2003

A Looking Glasse for London

The Shakespeare Conference: SHK 14.2175  Thursday, 13 November 2003

[1]     From:   Michael McClintock <This email address is being protected from spambots. You need JavaScript enabled to view it.>
        Date:   Wednesday, 12 Nov 2003 12:39:31 -0500 (EST)
        Subj:   Re: SHK 14.2167 A Looking Glasse for London

[2]     From:   Nicholas Ranson <This email address is being protected from spambots. You need JavaScript enabled to view it.>
        Date:   Wednesday, 12 Nov 2003 18:45:35 -0500
        Subj:   Re: SHK 14.2167 A Looking Glasse for London

[3]     From:   David Kathman <This email address is being protected from spambots. You need JavaScript enabled to view it.>
        Date:   Wednesday, 12 Nov 2003 23:44:41 -0600
        Subj:   Re: SHK 14.2167 A Looking Glasse for London


[1]-----------------------------------------------------------------
From:           Michael McClintock <This email address is being protected from spambots. You need JavaScript enabled to view it.>
Date:           Wednesday, 12 Nov 2003 12:39:31 -0500 (EST)
Subject: 14.2167 A Looking Glasse for London
Comment:        Re: SHK 14.2167 A Looking Glasse for London

There is a brief discussion and a full listing of the markings in the
fourth quarto of Looking Glasse for London in the Malone Society edition
of the play (1932), xxviii-xxxiii. This edition also includes 3
facsimile pages from the quarto.

Michael McClintock
McKendree College

[2]-------------------------------------------------------------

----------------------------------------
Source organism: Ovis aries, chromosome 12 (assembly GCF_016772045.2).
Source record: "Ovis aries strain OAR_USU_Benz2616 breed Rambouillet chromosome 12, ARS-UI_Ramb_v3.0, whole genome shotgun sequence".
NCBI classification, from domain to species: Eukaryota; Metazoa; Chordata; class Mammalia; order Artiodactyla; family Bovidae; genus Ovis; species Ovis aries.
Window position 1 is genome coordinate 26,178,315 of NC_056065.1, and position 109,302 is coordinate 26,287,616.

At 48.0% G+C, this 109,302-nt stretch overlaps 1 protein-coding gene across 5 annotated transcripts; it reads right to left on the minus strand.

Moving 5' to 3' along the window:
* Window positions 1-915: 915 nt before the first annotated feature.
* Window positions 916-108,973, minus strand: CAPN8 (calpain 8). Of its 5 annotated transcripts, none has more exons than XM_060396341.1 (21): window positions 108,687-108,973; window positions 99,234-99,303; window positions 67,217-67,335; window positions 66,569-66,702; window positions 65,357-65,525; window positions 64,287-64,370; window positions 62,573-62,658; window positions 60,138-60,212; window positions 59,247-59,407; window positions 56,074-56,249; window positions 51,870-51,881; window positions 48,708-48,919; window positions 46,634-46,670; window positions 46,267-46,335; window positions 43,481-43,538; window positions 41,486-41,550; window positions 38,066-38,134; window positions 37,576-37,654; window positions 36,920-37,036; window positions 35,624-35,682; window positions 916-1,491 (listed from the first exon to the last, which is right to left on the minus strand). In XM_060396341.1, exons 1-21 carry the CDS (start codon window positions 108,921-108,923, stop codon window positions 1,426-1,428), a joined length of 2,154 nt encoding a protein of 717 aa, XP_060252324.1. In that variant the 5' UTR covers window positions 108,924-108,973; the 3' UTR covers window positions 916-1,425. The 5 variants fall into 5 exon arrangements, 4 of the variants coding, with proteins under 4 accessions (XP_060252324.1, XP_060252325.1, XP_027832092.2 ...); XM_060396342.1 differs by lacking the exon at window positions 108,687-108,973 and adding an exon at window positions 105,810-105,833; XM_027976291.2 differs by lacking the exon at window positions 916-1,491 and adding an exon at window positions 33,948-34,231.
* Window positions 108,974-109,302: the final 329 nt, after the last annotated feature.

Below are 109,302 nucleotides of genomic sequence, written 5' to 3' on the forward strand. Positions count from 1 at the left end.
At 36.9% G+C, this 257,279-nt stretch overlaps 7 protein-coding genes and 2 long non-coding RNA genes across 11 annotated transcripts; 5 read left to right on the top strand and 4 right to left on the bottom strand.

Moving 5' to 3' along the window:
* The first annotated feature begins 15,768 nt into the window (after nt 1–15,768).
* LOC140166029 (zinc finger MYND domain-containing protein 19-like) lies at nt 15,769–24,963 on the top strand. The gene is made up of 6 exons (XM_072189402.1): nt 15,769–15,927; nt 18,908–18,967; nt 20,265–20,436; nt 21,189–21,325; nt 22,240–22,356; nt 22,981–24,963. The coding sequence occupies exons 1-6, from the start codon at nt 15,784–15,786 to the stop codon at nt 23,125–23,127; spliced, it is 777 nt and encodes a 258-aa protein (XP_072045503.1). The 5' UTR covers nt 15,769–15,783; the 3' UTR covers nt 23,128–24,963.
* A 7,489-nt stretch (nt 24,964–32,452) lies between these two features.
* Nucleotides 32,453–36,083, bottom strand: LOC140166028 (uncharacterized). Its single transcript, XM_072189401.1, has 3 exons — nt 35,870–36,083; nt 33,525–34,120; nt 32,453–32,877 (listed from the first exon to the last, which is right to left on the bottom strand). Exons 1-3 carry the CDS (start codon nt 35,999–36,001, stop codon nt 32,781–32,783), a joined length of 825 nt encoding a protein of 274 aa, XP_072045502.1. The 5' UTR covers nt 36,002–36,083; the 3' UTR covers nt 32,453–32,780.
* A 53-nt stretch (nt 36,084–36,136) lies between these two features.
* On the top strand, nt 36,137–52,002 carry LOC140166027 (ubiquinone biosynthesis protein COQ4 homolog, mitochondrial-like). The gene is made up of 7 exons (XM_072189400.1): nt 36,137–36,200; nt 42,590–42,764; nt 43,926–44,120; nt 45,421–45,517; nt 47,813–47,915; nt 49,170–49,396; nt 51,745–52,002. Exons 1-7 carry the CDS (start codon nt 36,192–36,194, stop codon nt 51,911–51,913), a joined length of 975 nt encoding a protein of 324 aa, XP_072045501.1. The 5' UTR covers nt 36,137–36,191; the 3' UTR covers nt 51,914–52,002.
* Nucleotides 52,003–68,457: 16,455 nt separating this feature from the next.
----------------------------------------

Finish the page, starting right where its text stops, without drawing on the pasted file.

From:           Nicholas Ranson <This email address is being protected from spambots. You need JavaScript enabled to view it.>
Date:           Wednesday, 12 Nov 2003 18:45:35 -0500
Subject: 14.2167 A Looking Glasse for London
Comment:        Re: SHK 14.2167 A Looking Glasse for London

Both Hayashi (1970) and Clugston (1980) have editions of a Looking
Glasse. J. S. Dean's Bibliography of Greene material is still a good
source.

Cheers,
Nick Ranson.

[3]-------------------------------------------------------------
From:           David Kathman <This email address is being protected from spambots. You need JavaScript enabled to view it.>
Date:           Wednesday, 12 Nov 2003 23:44:41 -0600
Subject: 14.2167 A Looking Glasse for London
Comment:        Re: SHK 14.2167 A Looking Glasse for London

Holger Scott wrote:

>I've just stumbled across an article by Charles Read Baskervill from
>1932, describing the single surviving copy of Q4 of Lodge and Greene's
>_A Looking Glasse for London and England_, which seems to have been used
>as a prompt-book (or at any rate, to make William Long happier, as some
>sort of playhouse text) -- it has numerous annotations in an early
>17th-century hand. As far as I know, this document has not been
>discussed anywhere else (with the exception of a piece on its printing
>history by Laurie Maguire in _Studies in Bibliography_). Baskervill's
>article is listed in the bibliography of Kastan and Cox's _New History_,
>but not cited anywhere in the text as far as I can make out. At the same
>time, this strikes me as a pretty exciting and important source -- to
>the best of my knowledge, we don't really have anything like it anywhere
>else. I haven't done an exhaustive search, but certainly neither the MLA
>nor the WSB brought up anything. Do any of you know if anyone has worked
>on this since the 1930s?

W. W. Greg discussed this copy and the annotations on pp. xxviii-xxxiii
of his 1932 Malone Society reprint of Q1 of the play, and he also
described it on pp. 199-200 of vol. 1 of A Bibliography of the English
Printed Drama to the Restoration (1939), citing Baskervill's article and
his own edition of Q1.  There had earlier been a Tudor Fascimile Texts
edition of Q2 of A Looking Glasse published in 1914 by John Farmer, but
I don't believe he knew about the annotated copy of Q4.

There have been two modern editions of the play: one edited by Tetsumaro
Hayashi and published in 1970 by Scarecrow Press (an abridgement of a
Kent State University thesis), and one edited by George Alan Clugston
and published in 1980 by Garland (a straight reprint of a University of